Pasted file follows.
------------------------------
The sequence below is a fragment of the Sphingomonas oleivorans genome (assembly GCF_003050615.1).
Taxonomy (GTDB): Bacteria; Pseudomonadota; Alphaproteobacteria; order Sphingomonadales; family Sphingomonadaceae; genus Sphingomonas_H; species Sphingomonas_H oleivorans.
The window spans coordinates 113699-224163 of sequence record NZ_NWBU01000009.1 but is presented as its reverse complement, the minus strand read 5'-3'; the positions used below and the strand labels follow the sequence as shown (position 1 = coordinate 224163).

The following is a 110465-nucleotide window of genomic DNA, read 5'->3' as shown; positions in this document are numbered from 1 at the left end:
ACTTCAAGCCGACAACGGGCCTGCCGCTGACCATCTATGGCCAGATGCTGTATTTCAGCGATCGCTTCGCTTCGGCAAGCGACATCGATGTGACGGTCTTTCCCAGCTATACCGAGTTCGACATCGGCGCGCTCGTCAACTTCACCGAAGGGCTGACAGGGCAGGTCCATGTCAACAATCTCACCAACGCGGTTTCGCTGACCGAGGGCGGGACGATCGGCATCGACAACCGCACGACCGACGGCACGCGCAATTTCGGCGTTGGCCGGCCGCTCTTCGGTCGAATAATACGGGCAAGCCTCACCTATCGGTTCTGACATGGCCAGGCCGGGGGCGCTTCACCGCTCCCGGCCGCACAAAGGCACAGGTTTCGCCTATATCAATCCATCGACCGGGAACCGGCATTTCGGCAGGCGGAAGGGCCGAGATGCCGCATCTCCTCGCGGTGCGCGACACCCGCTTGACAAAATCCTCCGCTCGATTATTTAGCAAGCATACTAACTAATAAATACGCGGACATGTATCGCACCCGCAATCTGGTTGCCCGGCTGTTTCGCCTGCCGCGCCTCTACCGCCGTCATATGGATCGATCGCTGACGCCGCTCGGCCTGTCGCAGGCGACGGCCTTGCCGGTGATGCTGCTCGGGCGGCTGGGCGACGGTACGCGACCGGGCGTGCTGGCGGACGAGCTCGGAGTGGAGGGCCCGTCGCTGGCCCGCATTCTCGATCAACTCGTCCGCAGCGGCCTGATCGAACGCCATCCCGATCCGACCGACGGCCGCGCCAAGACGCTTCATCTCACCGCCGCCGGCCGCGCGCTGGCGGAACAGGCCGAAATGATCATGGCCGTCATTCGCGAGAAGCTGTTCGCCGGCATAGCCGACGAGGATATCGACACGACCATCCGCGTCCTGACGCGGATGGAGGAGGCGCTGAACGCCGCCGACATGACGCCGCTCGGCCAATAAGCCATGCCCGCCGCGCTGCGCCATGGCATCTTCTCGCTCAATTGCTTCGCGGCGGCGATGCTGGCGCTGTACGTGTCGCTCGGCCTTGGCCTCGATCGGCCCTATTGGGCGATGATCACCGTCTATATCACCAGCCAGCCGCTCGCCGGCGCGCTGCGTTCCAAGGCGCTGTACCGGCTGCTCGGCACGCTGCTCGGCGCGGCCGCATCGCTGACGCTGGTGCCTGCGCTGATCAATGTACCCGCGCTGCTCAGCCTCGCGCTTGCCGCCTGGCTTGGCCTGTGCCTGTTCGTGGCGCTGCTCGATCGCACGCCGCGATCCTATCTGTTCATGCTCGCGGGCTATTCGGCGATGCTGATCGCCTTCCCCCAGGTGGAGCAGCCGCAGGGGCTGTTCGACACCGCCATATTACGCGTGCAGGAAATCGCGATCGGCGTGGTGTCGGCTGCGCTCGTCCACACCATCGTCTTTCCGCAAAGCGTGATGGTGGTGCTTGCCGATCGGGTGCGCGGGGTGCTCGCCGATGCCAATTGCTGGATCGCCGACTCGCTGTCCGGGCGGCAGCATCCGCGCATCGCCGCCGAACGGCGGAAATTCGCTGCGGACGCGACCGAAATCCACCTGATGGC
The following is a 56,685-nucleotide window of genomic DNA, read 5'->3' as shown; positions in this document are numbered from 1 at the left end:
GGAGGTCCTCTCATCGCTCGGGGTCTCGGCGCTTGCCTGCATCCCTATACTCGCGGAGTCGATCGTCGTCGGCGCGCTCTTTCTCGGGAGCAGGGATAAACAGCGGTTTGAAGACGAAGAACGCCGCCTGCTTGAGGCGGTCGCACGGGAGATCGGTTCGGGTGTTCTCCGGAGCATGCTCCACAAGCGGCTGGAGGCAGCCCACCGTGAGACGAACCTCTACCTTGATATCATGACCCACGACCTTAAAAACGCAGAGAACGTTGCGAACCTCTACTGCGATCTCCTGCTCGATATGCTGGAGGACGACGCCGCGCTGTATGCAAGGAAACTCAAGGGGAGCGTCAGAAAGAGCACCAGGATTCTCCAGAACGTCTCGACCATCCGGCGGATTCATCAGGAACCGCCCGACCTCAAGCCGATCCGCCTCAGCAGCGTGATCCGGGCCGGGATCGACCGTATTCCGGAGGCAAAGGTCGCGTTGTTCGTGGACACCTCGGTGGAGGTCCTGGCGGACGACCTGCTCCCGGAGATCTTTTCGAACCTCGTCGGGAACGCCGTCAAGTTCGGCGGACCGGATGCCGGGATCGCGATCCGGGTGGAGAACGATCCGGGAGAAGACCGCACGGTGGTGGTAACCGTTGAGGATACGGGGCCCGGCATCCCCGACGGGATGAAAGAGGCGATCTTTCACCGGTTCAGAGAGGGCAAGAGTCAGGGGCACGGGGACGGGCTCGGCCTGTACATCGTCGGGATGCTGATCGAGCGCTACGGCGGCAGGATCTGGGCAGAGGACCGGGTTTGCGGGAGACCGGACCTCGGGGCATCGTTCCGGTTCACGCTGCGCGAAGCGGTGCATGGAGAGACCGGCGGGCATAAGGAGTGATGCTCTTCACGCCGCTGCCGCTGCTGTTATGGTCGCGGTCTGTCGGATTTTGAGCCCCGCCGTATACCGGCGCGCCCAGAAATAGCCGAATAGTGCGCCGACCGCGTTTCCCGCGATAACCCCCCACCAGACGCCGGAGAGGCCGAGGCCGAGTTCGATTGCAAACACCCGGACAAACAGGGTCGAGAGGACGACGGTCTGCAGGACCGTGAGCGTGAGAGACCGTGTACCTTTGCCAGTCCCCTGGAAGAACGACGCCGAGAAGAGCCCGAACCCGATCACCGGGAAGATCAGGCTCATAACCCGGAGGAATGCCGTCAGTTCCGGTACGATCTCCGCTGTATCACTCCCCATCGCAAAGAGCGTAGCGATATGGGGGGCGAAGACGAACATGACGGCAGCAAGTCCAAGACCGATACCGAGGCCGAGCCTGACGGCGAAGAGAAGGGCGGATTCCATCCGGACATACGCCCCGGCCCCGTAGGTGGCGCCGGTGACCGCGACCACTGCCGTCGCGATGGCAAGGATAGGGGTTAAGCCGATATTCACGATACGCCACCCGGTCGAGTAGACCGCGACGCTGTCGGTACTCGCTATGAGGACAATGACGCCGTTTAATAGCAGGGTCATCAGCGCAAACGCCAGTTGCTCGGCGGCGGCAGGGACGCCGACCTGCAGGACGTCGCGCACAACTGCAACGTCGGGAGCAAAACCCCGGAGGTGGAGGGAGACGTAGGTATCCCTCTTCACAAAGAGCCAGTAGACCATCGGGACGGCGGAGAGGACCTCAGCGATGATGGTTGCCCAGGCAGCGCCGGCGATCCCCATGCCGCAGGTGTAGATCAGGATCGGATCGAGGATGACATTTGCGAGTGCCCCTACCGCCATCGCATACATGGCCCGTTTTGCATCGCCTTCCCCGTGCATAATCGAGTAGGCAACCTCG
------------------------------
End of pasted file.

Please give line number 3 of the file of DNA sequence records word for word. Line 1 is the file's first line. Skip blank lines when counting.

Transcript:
The window spans coordinates 113699-224163 of sequence record NZ_NWBU01000009.1 but is presented as its reverse complement, the minus strand read 5'-3'; the positions used below and the strand labels follow the sequence as shown (position 1 = coordinate 224163).